For every dollar spent on the iOS App Store, Apple makes thirty cents, but if you expect Cupertino to be collecting 30% of every buck spent on Apple Pay, you’re crazy. The world of finance is much more nuanced — and ruthlessly competitive — than selling apps: Apple will have to settle for just fifteen cents for every $100 spent. But that’s actually a lot of money in financial terms.
According to an overview posted by the Financial Times, Apple and its banking and credit card partners are offering lower per-transcation fees in the hopes of making up the percentage in later on volume.
When it comes to running credit cards, banks charge different fees based on risk. If a credit card is being scanned, for example, retailers will pay a lower rate in commission on the sale than if only the card number was run, i.e. the difference between running your card at a store and typing it into a web form.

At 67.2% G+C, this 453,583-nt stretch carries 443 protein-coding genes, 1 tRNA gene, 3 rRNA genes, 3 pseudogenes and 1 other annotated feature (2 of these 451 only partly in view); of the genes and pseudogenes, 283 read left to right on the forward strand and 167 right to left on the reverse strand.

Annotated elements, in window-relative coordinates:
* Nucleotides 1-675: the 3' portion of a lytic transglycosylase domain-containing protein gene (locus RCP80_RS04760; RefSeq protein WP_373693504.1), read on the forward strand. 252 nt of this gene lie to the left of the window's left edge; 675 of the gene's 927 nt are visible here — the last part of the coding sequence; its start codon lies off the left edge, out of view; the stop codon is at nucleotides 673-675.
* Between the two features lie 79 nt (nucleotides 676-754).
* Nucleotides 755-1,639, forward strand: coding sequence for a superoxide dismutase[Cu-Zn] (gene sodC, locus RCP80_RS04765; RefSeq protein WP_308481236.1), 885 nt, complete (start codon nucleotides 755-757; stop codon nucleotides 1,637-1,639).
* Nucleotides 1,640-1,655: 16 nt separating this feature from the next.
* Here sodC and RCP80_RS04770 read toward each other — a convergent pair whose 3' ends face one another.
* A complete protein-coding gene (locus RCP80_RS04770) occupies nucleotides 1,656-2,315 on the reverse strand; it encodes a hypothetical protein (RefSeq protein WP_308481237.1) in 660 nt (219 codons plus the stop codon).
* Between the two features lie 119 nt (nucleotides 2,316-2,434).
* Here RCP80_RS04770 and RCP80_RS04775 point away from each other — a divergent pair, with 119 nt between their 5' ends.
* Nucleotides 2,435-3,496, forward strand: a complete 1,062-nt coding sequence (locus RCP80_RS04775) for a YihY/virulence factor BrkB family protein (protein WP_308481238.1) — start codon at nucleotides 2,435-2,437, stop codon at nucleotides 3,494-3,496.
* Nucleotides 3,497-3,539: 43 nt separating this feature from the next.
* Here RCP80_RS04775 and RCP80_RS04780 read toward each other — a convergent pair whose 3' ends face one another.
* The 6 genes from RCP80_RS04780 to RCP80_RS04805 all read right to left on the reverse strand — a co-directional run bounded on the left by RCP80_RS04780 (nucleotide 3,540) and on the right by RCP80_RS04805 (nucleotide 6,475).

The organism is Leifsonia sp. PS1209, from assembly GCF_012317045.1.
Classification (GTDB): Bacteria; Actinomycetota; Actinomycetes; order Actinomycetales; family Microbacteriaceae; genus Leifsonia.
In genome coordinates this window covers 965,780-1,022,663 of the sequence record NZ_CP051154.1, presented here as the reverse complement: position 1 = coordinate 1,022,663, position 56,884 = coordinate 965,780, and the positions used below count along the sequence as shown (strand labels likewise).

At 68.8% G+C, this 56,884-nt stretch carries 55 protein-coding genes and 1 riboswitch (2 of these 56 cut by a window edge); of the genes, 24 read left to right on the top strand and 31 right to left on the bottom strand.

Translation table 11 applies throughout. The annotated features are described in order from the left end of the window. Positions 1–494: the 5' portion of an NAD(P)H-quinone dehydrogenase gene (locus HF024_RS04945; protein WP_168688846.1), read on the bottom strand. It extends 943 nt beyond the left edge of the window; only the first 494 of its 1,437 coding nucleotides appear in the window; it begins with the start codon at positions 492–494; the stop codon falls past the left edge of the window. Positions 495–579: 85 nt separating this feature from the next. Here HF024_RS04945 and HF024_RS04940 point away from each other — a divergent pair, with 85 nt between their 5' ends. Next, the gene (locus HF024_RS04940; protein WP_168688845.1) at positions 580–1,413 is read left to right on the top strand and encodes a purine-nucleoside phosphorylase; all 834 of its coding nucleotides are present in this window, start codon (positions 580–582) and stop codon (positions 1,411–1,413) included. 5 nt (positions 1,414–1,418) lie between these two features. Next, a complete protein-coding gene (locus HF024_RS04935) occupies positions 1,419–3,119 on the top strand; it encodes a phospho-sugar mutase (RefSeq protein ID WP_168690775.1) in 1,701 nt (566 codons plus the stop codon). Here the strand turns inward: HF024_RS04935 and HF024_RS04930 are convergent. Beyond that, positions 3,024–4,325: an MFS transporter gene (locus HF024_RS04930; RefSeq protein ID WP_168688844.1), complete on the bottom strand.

However, because Apple Pay depends on NFC and is fully integrated into the iPhone 6, banks were able to cut Cupertino a better rate than normal. And while that rate might not be the 30/70 split Apple is used to, it’s still pretty good as far as credit card companies are concerned: 15 cents of every 100 dollars spent. But tgose cents will add up quickly.